BHOPAL: Madhya Pradesh averaged one case a day under the Freedom of Religion Ordinance 2020 — commonly called the ‘love-jihad’ law — in the first month of its inception.
“Twenty-three cases were registered under the newly passed Freedom of Religion Ordinance 2020 in January in Madhya Pradesh,” home minister Narottam Mishra said on Thursday. The ordinance came into force on January 9.
Bhopal, with seven cases, tops the list, followed by five in Indore Range, four each in Jabalpur and Rewa and three in Gwalior. “We maintain that this is a serious issue and such forces are active across the country. An effort has been taken in Madhya Pradesh to stop them,” Mishra said. The first case under the new law was registered on January 17 in Palsud police station of Barwani district. A married man, Sohail Mansiri alias Sunny, was arrested for allegedly sexually abusing a girl of another community for four years by hiding his original name.
Three days later, the state capital had its first ‘love jihad’ case, and clocked six more in the next 11 days.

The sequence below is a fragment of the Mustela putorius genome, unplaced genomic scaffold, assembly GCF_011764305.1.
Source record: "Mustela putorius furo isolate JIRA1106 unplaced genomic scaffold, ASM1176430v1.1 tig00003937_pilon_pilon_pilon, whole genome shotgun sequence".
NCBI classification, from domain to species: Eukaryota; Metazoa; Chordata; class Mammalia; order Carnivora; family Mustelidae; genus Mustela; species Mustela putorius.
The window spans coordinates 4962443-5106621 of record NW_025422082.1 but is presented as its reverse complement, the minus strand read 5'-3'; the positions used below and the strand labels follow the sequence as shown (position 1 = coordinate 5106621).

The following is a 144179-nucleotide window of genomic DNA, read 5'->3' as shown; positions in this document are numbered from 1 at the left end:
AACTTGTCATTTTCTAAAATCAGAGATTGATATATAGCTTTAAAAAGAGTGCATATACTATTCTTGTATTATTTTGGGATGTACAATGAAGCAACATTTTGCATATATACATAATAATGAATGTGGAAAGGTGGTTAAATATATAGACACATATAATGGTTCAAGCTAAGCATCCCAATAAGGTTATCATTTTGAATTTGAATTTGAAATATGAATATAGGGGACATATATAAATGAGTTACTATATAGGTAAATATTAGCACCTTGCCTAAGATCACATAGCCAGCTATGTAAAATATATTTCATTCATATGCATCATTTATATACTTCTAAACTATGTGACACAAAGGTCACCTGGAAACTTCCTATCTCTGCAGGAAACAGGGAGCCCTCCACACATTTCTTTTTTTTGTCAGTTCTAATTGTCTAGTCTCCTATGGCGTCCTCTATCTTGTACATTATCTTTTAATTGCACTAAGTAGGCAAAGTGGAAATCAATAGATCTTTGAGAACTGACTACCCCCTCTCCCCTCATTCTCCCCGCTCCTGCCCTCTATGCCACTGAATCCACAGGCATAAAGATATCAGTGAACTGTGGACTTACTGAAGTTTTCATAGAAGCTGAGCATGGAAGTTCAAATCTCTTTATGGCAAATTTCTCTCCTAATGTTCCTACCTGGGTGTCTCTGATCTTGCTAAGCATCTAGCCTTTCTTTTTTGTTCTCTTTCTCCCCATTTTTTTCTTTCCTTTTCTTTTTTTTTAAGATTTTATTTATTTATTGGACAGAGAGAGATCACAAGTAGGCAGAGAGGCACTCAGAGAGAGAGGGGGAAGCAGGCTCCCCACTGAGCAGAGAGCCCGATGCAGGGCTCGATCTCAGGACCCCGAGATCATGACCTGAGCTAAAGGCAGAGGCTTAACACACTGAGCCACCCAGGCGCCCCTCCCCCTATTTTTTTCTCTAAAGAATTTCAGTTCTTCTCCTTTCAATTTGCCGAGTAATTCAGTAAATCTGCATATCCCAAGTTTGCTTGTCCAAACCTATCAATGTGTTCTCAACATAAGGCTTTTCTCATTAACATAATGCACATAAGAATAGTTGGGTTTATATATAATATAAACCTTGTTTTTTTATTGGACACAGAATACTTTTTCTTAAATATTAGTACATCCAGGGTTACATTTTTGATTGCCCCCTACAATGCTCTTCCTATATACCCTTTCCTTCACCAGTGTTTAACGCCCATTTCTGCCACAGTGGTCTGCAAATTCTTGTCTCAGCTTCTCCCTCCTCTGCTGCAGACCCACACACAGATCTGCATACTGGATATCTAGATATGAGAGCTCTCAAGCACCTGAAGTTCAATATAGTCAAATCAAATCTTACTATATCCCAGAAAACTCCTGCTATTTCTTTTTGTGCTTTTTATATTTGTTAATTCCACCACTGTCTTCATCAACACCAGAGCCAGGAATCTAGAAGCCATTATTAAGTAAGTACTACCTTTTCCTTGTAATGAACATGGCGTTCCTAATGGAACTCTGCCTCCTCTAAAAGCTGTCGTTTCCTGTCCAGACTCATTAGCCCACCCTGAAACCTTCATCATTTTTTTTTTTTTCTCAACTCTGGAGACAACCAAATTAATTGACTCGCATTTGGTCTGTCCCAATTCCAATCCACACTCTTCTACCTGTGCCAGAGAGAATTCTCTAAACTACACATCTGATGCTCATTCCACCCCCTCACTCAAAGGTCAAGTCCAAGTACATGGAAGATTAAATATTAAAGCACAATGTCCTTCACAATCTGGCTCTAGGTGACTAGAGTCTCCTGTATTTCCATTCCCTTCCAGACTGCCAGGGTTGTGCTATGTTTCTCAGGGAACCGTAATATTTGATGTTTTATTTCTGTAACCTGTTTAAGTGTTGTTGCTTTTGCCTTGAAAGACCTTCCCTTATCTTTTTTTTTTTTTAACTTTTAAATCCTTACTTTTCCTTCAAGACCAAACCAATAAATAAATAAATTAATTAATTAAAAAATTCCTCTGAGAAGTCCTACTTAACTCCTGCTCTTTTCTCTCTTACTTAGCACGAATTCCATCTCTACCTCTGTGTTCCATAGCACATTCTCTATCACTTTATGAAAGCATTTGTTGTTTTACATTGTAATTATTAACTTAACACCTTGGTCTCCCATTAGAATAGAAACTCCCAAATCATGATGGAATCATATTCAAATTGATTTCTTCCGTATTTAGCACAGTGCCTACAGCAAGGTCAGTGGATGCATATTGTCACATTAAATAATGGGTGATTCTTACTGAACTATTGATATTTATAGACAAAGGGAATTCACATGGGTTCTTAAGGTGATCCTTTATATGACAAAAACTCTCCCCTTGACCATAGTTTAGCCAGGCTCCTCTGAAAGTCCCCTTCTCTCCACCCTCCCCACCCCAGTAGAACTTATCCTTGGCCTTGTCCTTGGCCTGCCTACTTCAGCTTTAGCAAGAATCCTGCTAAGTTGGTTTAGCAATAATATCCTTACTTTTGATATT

In Mandleshwar of Khargone district, a 21-year-old college girl complained that a man named Sahil Qureshi had posed as a Hindu and when his true identity was revealed, started pressuring her to change her religion. Sahil has since got bail.
The majority of the complaints are by women who allege they were duped into a relationship, but a few are over alleged attempts at conversion through force or allure. In Indore on January 27, nine people were arrested on the complaint of a 25-year-old woman for allegedly forcing her to embrace Christianity at a mass prayer service held right behind a police station. Among those arrested are the woman’s parents. In the most recent case, a pastor and two others were booked in Seoni for allegedly luring villagers with Rs 10,000 to embrace Christianity. The FIR was registered on a complaint from a villager named Sumat Lal.
The new ordinance — which will have to be approved by the MP assembly within six months — has jail terms ranging from 1-5 years with a minimum penalty of Rs 25,000. The maximum prison term rises to 10 years and the fine to Rs 50,000 if the victim is from an SC-ST community or is a minor. Only those related to the victim, such as parents and siblings, can register an FIR while all other complainants, including guardians, need to approach the district court, say officials.